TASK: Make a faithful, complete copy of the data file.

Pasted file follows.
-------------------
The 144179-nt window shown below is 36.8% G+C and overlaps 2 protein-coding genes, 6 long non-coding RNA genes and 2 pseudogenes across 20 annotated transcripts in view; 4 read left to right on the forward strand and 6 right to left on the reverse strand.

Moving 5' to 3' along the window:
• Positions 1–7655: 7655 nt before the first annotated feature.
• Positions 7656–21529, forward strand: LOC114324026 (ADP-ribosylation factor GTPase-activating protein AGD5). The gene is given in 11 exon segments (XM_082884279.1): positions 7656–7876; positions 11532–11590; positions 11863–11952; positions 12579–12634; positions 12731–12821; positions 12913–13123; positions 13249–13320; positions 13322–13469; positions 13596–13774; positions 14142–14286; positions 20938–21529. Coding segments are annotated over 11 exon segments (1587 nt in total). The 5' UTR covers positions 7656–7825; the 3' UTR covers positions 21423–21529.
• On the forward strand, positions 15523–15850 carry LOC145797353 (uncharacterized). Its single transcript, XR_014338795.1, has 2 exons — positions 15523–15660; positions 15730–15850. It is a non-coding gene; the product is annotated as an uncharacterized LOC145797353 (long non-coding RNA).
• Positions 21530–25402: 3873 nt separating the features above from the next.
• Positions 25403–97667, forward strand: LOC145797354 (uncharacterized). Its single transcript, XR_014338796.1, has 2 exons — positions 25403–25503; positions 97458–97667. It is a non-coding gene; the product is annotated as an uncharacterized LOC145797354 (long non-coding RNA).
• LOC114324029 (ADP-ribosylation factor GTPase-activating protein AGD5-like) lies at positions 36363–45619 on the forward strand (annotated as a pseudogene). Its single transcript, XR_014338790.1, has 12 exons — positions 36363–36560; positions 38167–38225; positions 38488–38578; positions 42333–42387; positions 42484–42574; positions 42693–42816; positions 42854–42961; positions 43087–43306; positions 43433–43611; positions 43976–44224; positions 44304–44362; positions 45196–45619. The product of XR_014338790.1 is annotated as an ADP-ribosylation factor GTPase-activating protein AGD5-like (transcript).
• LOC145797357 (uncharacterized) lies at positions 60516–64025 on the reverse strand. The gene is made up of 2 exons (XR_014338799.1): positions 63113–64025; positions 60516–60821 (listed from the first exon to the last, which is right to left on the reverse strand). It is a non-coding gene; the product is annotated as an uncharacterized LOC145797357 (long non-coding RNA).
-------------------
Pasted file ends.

The 144179-nt window shown below is 36.8% G+C and overlaps 2 protein-coding genes, 6 long non-coding RNA genes and 2 pseudogenes across 20 annotated transcripts in view; 4 read left to right on the forward strand and 6 right to left on the reverse strand.

Moving 5' to 3' along the window:
• Positions 1–7655: 7655 nt before the first annotated feature.
• Positions 7656–21529, forward strand: LOC114324026 (ADP-ribosylation factor GTPase-activating protein AGD5). The gene is given in 11 exon segments (XM_082884279.1): positions 7656–7876; positions 11532–11590; positions 11863–11952; positions 12579–12634; positions 12731–12821; positions 12913–13123; positions 13249–13320; positions 13322–13469; positions 13596–13774; positions 14142–14286; positions 20938–21529. Coding segments are annotated over 11 exon segments (1587 nt in total). The 5' UTR covers positions 7656–7825; the 3' UTR covers positions 21423–21529.
• On the forward strand, positions 15523–15850 carry LOC145797353 (uncharacterized). Its single transcript, XR_014338795.1, has 2 exons — positions 15523–15660; positions 15730–15850. It is a non-coding gene; the product is annotated as an uncharacterized LOC145797353 (long non-coding RNA).
• Positions 21530–25402: 3873 nt separating the features above from the next.
• Positions 25403–97667, forward strand: LOC145797354 (uncharacterized). Its single transcript, XR_014338796.1, has 2 exons — positions 25403–25503; positions 97458–97667. It is a non-coding gene; the product is annotated as an uncharacterized LOC145797354 (long non-coding RNA).
• LOC114324029 (ADP-ribosylation factor GTPase-activating protein AGD5-like) lies at positions 36363–45619 on the forward strand (annotated as a pseudogene). Its single transcript, XR_014338790.1, has 12 exons — positions 36363–36560; positions 38167–38225; positions 38488–38578; positions 42333–42387; positions 42484–42574; positions 42693–42816; positions 42854–42961; positions 43087–43306; positions 43433–43611; positions 43976–44224; positions 44304–44362; positions 45196–45619. The product of XR_014338790.1 is annotated as an ADP-ribosylation factor GTPase-activating protein AGD5-like (transcript).
• LOC145797357 (uncharacterized) lies at positions 60516–64025 on the reverse strand. The gene is made up of 2 exons (XR_014338799.1): positions 63113–64025; positions 60516–60821 (listed from the first exon to the last, which is right to left on the reverse strand). It is a non-coding gene; the product is annotated as an uncharacterized LOC145797357 (long non-coding RNA).